Thursday, 3 November 2011

An English chapel and a bottle of water from Wales

Today, November 3rd is the feastday of St *Winifred of Wales, or, in the Welsh tongue, Gwenffrewi Sant.

A noblewoman of the 7th century she rebuffed the advances of a local by the name of Caradog as she wished to remain chaste and to dedicate her life to Almighty God as a nun.

According to the records, Caradog was enraged at being thwarted in love and he took his sword and decapitated the young woman on the spot.

Life in Wales was pretty bloody in those days and Winifred's brother, Owain, sought and actually killed Caradog in a violent act of revenge.

Now the tale becomes somewhat twisted as some accounts state that the young saint  was then restored fully and her head rejoined to her body by her uncle, Saint Beuno. Other accounts state that she made a pilgrimage to Rome and became Abbess at Gwytherin in North Wales.

She is the patron, obscurely of payroll clerks and, more obviously, of virgins.
"The Welsh Lourdes", Holywell

Where her head had fallen a well sprang up and was found to have a curative effect on the sick and diseased.
It became a place of pilgrimage and remains an important focal point for pilgrims today.

The Latin Mass Society organises a pilgrimage each year in July and the well has earned its reputation as the "Welsh Lourdes".

Now come with me to the English Midlands, some 150 miles or so from Holywell, shrine of St Winifred.

We are entering a small 15th century manor house called Baddesley Clinton, we proceed up the stairs and across the landing to enter a Chapel; one that  was once a Recusant Chapel where priests on the run covertly celebrated Mass for the family and friends. Possibly, even, linen was draped on the hedgerow to indicate a Mass that day.

The Chapel appears, more or less, as it was nearly 500 years ago but, on the window ledge stands a bottle half filled with water. Pick it up, shake it, it is clear as....well, it's gin clear. Not a sign of green algae, yet it has stood in full sunlight for some considerable time, months or even years.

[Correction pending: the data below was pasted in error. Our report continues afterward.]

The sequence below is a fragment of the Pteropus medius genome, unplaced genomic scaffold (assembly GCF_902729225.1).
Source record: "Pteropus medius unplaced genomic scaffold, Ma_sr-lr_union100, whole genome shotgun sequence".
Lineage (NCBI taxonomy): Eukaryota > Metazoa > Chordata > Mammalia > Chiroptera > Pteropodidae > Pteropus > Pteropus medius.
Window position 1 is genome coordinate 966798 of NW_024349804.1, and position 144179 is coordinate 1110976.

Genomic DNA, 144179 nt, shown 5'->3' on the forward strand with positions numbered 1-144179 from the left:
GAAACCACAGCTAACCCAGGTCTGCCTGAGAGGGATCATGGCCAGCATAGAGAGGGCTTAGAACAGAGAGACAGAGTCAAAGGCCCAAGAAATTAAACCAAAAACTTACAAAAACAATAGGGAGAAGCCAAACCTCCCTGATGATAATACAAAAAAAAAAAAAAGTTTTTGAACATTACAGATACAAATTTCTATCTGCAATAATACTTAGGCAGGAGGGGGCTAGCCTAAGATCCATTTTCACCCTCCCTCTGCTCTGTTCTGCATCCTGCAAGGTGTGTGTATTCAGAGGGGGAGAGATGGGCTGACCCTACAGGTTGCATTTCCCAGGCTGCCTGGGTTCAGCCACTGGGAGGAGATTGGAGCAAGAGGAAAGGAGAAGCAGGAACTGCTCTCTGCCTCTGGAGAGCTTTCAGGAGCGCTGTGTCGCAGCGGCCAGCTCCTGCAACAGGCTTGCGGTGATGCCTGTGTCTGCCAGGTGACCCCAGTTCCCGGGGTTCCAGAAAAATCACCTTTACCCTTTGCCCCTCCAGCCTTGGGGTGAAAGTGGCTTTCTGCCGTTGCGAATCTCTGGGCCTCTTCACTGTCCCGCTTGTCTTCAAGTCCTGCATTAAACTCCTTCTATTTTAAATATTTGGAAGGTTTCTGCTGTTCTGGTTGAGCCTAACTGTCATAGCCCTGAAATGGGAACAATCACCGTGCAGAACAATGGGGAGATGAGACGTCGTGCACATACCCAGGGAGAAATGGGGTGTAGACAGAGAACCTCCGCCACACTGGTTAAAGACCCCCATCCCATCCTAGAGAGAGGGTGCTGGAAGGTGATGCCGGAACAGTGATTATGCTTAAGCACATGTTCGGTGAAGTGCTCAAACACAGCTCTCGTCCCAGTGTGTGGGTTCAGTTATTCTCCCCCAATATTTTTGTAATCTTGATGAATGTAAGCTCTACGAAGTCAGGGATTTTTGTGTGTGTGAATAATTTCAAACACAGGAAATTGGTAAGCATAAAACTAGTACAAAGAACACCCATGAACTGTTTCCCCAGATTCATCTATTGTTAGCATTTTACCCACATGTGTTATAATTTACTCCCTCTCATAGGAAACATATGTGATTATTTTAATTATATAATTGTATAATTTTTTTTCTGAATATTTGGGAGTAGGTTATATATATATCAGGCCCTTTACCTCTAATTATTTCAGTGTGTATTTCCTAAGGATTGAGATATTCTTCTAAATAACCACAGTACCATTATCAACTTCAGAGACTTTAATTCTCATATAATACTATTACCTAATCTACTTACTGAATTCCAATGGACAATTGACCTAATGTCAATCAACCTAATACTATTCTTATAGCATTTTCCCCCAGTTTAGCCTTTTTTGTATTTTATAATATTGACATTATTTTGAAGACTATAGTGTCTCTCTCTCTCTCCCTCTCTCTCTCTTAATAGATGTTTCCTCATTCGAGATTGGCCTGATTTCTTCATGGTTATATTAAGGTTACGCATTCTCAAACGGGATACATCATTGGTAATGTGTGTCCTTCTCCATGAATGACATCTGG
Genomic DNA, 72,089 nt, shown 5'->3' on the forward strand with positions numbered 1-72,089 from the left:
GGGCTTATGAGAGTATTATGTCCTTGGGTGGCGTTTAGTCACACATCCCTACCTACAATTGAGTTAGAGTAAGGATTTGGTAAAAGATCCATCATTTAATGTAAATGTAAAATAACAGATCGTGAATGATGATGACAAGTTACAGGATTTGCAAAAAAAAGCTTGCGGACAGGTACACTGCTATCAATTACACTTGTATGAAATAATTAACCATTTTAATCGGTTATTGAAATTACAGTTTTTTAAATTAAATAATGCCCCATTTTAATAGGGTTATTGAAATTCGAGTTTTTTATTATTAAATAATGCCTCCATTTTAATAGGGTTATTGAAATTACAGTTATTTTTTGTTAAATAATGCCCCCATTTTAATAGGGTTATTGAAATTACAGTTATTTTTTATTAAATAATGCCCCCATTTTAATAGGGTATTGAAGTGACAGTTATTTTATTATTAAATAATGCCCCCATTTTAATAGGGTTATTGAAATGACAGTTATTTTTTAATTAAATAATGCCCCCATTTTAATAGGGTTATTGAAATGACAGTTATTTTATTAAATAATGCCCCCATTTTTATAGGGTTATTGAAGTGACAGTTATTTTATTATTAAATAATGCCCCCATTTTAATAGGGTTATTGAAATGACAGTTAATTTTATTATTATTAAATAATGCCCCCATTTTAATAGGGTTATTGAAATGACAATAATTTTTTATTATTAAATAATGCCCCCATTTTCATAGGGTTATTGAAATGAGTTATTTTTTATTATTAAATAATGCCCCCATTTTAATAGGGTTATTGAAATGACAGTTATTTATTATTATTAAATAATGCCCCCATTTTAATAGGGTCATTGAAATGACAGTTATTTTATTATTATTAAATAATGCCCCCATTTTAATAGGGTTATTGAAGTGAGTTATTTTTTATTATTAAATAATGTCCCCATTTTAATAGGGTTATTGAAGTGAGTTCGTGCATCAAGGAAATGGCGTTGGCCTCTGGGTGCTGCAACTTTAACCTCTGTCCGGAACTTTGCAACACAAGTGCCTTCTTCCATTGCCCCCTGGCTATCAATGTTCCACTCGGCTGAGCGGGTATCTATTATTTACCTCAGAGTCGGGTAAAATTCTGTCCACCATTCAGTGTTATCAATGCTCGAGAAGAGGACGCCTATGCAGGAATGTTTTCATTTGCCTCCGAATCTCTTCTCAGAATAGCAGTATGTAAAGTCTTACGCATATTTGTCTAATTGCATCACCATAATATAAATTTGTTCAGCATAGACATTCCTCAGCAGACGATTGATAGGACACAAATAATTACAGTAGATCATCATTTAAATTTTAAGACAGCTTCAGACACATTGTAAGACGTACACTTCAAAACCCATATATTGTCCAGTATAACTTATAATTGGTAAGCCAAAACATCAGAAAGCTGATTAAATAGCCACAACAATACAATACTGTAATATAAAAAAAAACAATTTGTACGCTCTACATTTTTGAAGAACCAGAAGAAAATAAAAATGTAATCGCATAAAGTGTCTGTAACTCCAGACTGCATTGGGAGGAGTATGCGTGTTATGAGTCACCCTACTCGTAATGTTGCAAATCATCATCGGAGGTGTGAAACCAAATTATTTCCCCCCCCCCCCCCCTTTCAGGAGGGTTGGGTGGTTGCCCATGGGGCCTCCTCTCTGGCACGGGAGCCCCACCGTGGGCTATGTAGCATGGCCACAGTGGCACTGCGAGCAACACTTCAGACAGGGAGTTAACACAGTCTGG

Besides the bottle is a card that simply states: "Water from St Winifred's Well"

I asked several guides for information on the bottle but there was no enlightenment, doubtless, members of the family kept it there to bless themselves with...who knows?

But it was good to find such a poignant reminder of my adopted home in the heart of England.

Prayer to St. Winifred

O blessed Winifred, pure virgin and glorious martyr, so especially chosen, so divinely graced and so wonderfully restored from death to life!
Hope of all that fly unto thee with full confidence and humility!
We, though, unworthy, yet thy devoted pilgrims, make our petitions unto thee. Sanctuary of piety, look upon us with patient eyes; receive our prayers, accept our offerings, and present our supplications at the throne of mercy, that through thy powerful intercessions God may be pleased to bless us, and to grant our requests and desires; through Christ our Lord.
                            ST WINIFRED - ORA PRO NOBIS

* also Winifride or Winefride


  1. Richard,
    A happy St Winifred feast-day to You and All!


  2. The bit about the water being clear as crystal interests me as in 1973, I brought home a huge bottle of Lourdes Water (carrying it home was a penance believe me) and I still have it with a good amout left in, it is also crystal, as in rainbow lights, clear and still tastes good.

    Now I understand Linen on the Hedgerow, I should have realized it was a significant title. Lovely!